Greenbank, West Virginia - The National Radio Observatory (NRAO)'s satellite telescope - said to be the largest equatorial satellite telescope in the world - was recently insulated using polyurethane foam.
Ken Wells, owner of Elite Insulation & Poly Pro llc, said in a 18 Aug news release that he was contracted by the NRAO to furnish and apply spray PU foam and elastomeric coating on the polar shaft of the 43-metre telescope.
Installed in the 1960s, the telescope, located in Greenbank, West Virginia, is currently being used in a collaborative project with the Massachusetts Institute of Technology (MIT) to study pulsars - rapidly spinning stars that can beam light.
According to Wells, the metal exterior of the polar shaft was expanding on the sunny side and not on the shade side, due to excessive heat from the sun. The metal expansion caused measurements taken by NRAO scientists to come out inaccurate.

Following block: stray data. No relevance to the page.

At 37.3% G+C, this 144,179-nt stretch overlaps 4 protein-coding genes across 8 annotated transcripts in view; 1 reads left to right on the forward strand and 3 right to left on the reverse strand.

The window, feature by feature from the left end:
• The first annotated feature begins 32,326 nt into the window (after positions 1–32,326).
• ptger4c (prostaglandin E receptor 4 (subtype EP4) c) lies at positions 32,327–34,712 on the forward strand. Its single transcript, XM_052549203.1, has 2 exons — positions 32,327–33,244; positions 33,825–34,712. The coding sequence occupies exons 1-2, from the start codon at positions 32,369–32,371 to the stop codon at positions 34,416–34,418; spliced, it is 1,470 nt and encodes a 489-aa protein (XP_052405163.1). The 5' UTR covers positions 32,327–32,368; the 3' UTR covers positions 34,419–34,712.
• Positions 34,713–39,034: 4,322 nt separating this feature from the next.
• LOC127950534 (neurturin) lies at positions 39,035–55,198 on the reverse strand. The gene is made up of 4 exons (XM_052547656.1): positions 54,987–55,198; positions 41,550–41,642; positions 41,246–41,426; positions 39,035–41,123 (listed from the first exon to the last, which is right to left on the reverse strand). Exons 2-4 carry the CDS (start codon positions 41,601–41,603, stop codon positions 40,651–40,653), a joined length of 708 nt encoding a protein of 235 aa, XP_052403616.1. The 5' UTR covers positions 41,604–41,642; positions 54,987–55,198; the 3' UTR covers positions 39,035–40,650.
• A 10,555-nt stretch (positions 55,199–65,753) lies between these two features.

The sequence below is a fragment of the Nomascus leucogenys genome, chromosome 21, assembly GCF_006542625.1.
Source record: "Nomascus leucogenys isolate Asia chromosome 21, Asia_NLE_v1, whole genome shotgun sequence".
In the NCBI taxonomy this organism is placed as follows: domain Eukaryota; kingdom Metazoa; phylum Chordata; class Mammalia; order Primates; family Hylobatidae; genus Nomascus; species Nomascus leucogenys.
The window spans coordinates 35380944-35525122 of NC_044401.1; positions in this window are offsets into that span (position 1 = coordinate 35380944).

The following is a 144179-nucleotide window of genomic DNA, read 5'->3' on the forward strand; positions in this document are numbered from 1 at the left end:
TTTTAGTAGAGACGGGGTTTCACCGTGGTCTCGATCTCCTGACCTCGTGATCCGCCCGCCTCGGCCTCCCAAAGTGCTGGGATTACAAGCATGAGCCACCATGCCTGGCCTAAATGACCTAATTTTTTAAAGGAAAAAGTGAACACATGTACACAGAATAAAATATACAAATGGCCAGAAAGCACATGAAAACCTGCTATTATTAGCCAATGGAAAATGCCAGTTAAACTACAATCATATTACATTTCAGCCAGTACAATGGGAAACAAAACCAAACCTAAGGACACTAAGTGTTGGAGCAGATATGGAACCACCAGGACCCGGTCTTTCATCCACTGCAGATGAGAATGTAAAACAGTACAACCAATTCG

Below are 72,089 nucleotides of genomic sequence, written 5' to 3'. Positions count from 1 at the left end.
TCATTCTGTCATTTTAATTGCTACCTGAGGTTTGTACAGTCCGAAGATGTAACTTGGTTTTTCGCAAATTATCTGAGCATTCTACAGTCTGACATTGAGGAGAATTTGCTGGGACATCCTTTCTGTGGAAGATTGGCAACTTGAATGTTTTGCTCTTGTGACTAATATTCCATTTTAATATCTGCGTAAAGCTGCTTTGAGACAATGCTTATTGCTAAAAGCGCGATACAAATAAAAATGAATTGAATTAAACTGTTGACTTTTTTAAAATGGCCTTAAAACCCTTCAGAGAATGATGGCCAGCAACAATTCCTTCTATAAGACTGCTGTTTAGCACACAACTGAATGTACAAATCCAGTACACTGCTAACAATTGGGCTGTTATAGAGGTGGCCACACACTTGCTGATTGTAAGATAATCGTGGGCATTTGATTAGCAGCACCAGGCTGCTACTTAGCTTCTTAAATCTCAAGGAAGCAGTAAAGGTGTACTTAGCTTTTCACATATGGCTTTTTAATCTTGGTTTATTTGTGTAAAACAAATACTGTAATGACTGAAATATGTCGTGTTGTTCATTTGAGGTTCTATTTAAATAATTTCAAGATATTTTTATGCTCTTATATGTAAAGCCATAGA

To solve the issue of the expanding metal, Wells and his team applied Lapolla's closed-cell foam and Lapolla's TF-1000 quick set elastomeric coatings.
"The foam and coatings helped the polar shaft to stay at a uniform temperature," said Wells. "If one side is exposed to the sun, it will be kept the same temperature as the opposite [non-exposed] side."
Weather proved to be a challenging obstacle for Wells and his team from Elite Insulation & Poly Pro of Broadway, West Virginia, while spraying the 1000-sq-ft (93sq.m) job.
"We were given the job in September of ," said Wells. "At the time, the roofing season as coming a close and the weather was not favourable for an exterior foam application. The NRAO complex is way up in the mountains of West Virginia and the weather there is fairly extreme. We were forced to wait until the spring of the following year to find a suitable day."
That day came in May 2011. With the improved weather conditions, they were able to meet all necessary safety and exterior spray application requirements for Wells and his crew to begin work on the telescope.
Two days later, the job was completed with positive reactions from the NRAO scientists. "They absolutely loved it," concluded Wells. "Everything went well."